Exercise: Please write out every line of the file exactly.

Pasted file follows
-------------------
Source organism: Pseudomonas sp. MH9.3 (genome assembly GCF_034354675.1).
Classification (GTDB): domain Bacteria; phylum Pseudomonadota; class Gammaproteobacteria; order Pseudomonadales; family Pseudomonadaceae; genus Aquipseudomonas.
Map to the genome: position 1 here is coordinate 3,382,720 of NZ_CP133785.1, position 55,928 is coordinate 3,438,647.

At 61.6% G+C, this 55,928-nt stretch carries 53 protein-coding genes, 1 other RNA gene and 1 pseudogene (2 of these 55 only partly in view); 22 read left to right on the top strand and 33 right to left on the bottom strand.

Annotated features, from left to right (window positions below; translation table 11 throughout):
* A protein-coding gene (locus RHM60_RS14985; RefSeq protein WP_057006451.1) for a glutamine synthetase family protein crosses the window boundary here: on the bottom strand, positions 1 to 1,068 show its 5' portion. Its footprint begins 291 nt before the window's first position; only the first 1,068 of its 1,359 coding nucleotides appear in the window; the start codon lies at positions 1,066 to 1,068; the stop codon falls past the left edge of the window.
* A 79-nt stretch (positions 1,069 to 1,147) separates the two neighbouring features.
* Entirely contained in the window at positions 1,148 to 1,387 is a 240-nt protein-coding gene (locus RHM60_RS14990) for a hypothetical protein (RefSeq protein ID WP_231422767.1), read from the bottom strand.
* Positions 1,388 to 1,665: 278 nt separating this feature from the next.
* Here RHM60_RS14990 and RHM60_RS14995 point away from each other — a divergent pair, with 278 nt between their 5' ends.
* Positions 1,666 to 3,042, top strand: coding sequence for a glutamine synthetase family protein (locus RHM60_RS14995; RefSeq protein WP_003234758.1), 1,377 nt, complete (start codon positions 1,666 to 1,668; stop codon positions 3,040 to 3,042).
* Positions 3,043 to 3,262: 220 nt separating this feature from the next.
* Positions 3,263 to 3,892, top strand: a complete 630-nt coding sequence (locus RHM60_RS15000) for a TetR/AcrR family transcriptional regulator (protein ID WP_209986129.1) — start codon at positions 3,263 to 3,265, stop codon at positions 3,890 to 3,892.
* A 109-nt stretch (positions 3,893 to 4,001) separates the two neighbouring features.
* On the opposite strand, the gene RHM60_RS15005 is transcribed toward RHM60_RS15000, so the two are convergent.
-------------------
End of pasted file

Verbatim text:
Source organism: Pseudomonas sp. MH9.3 (genome assembly GCF_034354675.1).
Classification (GTDB): domain Bacteria; phylum Pseudomonadota; class Gammaproteobacteria; order Pseudomonadales; family Pseudomonadaceae; genus Aquipseudomonas.
Map to the genome: position 1 here is coordinate 3,382,720 of NZ_CP133785.1, position 55,928 is coordinate 3,438,647.

At 61.6% G+C, this 55,928-nt stretch carries 53 protein-coding genes, 1 other RNA gene and 1 pseudogene (2 of these 55 only partly in view); 22 read left to right on the top strand and 33 right to left on the bottom strand.

Annotated features, from left to right (window positions below; translation table 11 throughout):
* A protein-coding gene (locus RHM60_RS14985; RefSeq protein WP_057006451.1) for a glutamine synthetase family protein crosses the window boundary here: on the bottom strand, positions 1 to 1,068 show its 5' portion. Its footprint begins 291 nt before the window's first position; only the first 1,068 of its 1,359 coding nucleotides appear in the window; the start codon lies at positions 1,066 to 1,068; the stop codon falls past the left edge of the window.
* A 79-nt stretch (positions 1,069 to 1,147) separates the two neighbouring features.
* Entirely contained in the window at positions 1,148 to 1,387 is a 240-nt protein-coding gene (locus RHM60_RS14990) for a hypothetical protein (RefSeq protein ID WP_231422767.1), read from the bottom strand.
* Positions 1,388 to 1,665: 278 nt separating this feature from the next.
* Here RHM60_RS14990 and RHM60_RS14995 point away from each other — a divergent pair, with 278 nt between their 5' ends.
* Positions 1,666 to 3,042, top strand: coding sequence for a glutamine synthetase family protein (locus RHM60_RS14995; RefSeq protein WP_003234758.1), 1,377 nt, complete (start codon positions 1,666 to 1,668; stop codon positions 3,040 to 3,042).
* Positions 3,043 to 3,262: 220 nt separating this feature from the next.
* Positions 3,263 to 3,892, top strand: a complete 630-nt coding sequence (locus RHM60_RS15000) for a TetR/AcrR family transcriptional regulator (protein ID WP_209986129.1) — start codon at positions 3,263 to 3,265, stop codon at positions 3,890 to 3,892.
* A 109-nt stretch (positions 3,893 to 4,001) separates the two neighbouring features.
* On the opposite strand, the gene RHM60_RS15005 is transcribed toward RHM60_RS15000, so the two are convergent.